readable<I> &&
    requires { typename ITER_CONCEPT(I); } &&
    derived_from<ITER_CONCEPT(I), input_iterator_tag>;

23.3.4.10 Concept output_­iterator [iterator.concept.output]

The output_­iterator concept defines requirements for a type that can be used to write values (from the requirement for writable ([iterator.concept.writable])) and which can be both pre- and post-incremented.
Note
:
Output iterators are not required to model equality_­comparable.
— end note
 ]
template<class I, class T>
  concept output_iterator =
    input_or_output_iterator<I> &&
    writable<I, T> &&
    requires(I i, T&& t) {
      *i++ = std::forward<T>(t); // not required to be equality-preserving
    };
Let E be an expression such that decltype((E)) is T, and let i be a dereferenceable object of type I.
I and T model output_­iterator<I, T> only if *i++ = E; has effects equivalent to:
*i = E;
++i;
Note
:
Algorithms on output iterators should never attempt to pass through the same iterator twice.
They should be single-pass algorithms.
— end note
 ]

23.3.4.11 Concept forward_­iterator [iterator.concept.forward]

The forward_­iterator concept adds copyability, equality comparison, and the multi-pass guarantee, specified below.
template<class I>
  concept forward_iterator =
    input_iterator<I> &&
    derived_from<ITER_CONCEPT(I), forward_iterator_tag> &&
    incrementable<I> &&
    sentinel_for<I, I>;
The domain of == for forward iterators is that of iterators over the same underlying sequence.
However, value-initialized iterators of the same type may be compared and shall compare equal to other value-initialized iterators of the same type.
Note
:
Value-initialized iterators behave as if they refer past the end of the same empty sequence.
— end note
 ]
Pointers and references obtained from a forward iterator into a range [i, s) shall remain valid while [i, s) continues to denote a range.
Two dereferenceable iterators a and b of type X offer the multi-pass guarantee if:
  • a == b implies ++a == ++b and
  • The expression ((void)[](X x){++x;}(a), *a) is equivalent to the expression *a.
Note
:
The requirement that a == b implies ++a == ++b and the removal of the restrictions on the number of assignments through a mutable iterator (which applies to output iterators) allow the use of multi-pass one-directional algorithms with forward iterators.
— end note
 ]

23.3.4.12 Concept bidirectional_­iterator [iterator.concept.bidir]

The bidirectional_­iterator concept adds the ability to move an iterator backward as well as forward.
template<class I>
  concept bidirectional_iterator =
    forward_iterator<I> &&
    derived_from<ITER_CONCEPT(I), bidirectional_iterator_tag> &&
    requires(I i) {
      { --i } -> same_as<I&>;
      { i-- } -> same_as<I>;
    };
A bidirectional iterator r is decrementable if and only if there exists some q such that ++q == r.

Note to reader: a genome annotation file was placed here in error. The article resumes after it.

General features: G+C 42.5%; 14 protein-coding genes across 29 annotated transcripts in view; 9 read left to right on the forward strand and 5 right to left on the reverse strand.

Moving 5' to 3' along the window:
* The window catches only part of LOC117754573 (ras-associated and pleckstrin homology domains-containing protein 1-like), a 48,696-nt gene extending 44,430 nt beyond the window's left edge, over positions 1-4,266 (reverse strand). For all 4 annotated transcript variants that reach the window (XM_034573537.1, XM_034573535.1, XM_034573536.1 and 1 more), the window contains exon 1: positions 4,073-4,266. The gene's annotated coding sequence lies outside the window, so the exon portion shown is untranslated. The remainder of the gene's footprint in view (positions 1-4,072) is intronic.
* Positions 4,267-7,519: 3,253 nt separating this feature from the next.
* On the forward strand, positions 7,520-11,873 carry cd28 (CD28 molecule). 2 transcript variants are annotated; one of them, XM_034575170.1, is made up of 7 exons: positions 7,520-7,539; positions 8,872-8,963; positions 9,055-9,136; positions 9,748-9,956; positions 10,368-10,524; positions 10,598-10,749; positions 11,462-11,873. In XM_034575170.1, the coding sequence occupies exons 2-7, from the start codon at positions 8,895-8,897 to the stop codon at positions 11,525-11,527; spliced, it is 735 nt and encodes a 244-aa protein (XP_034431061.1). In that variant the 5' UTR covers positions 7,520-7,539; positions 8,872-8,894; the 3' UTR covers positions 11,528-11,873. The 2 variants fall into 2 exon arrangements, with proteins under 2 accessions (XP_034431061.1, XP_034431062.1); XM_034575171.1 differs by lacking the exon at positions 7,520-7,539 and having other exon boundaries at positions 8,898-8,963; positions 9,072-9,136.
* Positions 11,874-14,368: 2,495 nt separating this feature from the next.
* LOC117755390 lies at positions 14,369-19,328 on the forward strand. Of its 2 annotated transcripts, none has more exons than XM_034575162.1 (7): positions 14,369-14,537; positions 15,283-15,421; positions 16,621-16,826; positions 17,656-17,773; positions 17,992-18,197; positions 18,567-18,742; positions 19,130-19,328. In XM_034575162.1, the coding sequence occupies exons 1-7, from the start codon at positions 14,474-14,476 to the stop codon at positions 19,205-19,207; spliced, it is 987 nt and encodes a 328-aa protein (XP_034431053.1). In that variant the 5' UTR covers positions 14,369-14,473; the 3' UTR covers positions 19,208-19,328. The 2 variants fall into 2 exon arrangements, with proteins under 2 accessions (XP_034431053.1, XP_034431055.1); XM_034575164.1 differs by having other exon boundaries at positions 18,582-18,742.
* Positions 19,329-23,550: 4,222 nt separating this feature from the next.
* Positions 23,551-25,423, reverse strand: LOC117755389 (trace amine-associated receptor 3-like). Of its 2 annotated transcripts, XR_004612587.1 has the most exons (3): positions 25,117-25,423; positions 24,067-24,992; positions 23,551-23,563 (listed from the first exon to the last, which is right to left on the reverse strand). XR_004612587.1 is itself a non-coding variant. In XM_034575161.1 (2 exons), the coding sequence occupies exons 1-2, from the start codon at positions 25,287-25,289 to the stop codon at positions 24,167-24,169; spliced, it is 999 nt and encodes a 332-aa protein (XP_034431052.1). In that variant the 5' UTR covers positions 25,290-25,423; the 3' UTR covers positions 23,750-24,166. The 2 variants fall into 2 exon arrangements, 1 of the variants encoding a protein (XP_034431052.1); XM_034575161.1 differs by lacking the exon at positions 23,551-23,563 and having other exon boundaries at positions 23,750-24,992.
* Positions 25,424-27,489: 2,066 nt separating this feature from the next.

Decrementable iterators r shall be in the domain of the expressions --r and r--.
Let a and b be equal objects of type I.
I models bidirectional_­iterator only if:
  • If a and b are decrementable, then all of the following are true:
    • addressof(--a) == addressof(a)
    • bool(a-- == b)
    • after evaluating both a-- and --b, bool(a == b) is still true
    • bool(++(--a) == b)
  • If a and b are incrementable, then bool(--(++a) == b).

23.3.4.13 Concept random_­access_­iterator [iterator.concept.random.access]

The random_­access_­iterator concept adds support for constant-time advancement with +=, +, -=, and -, as well as the computation of distance in constant time with -.
Random access iterators also support array notation via subscripting.
template<class I>
  concept random_access_iterator =
    bidirectional_iterator<I> &&
    derived_from<ITER_CONCEPT(I), random_access_iterator_tag> &&
    totally_ordered<I> &&
    sized_sentinel_for<I, I> &&
    requires(I i, const I j, const iter_difference_t<I> n) {
      { i += n } -> same_as<I&>;
      { j +  n } -> same_as<I>;
      { n +  j } -> same_as<I>;
      { i -= n } -> same_as<I&>;
      { j -  n } -> same_as<I>;
      {  j[n]  } -> same_as<iter_reference_t<I>>;
    };
Let a and b be valid iterators of type I such that b is reachable from a after n applications of ++a, let D be iter_­difference_­t<I>, and let n denote a value of type D.
I models random_­access_­iterator only if
  • (a += n) is equal to b.
  • addressof(a += n) is equal to addressof(a).
  • (a + n) is equal to (a += n).
  • For any two positive values x and y of type D, if (a + D(x + y)) is valid, then (a + D(x + y)) is equal to ((a + x) + y).
  • (a + D(0)) is equal to a.
  • If (a + D(n - 1)) is valid, then (a + n) is equal to ++(a + D(n - 1)).
  • (b += -n) is equal to a.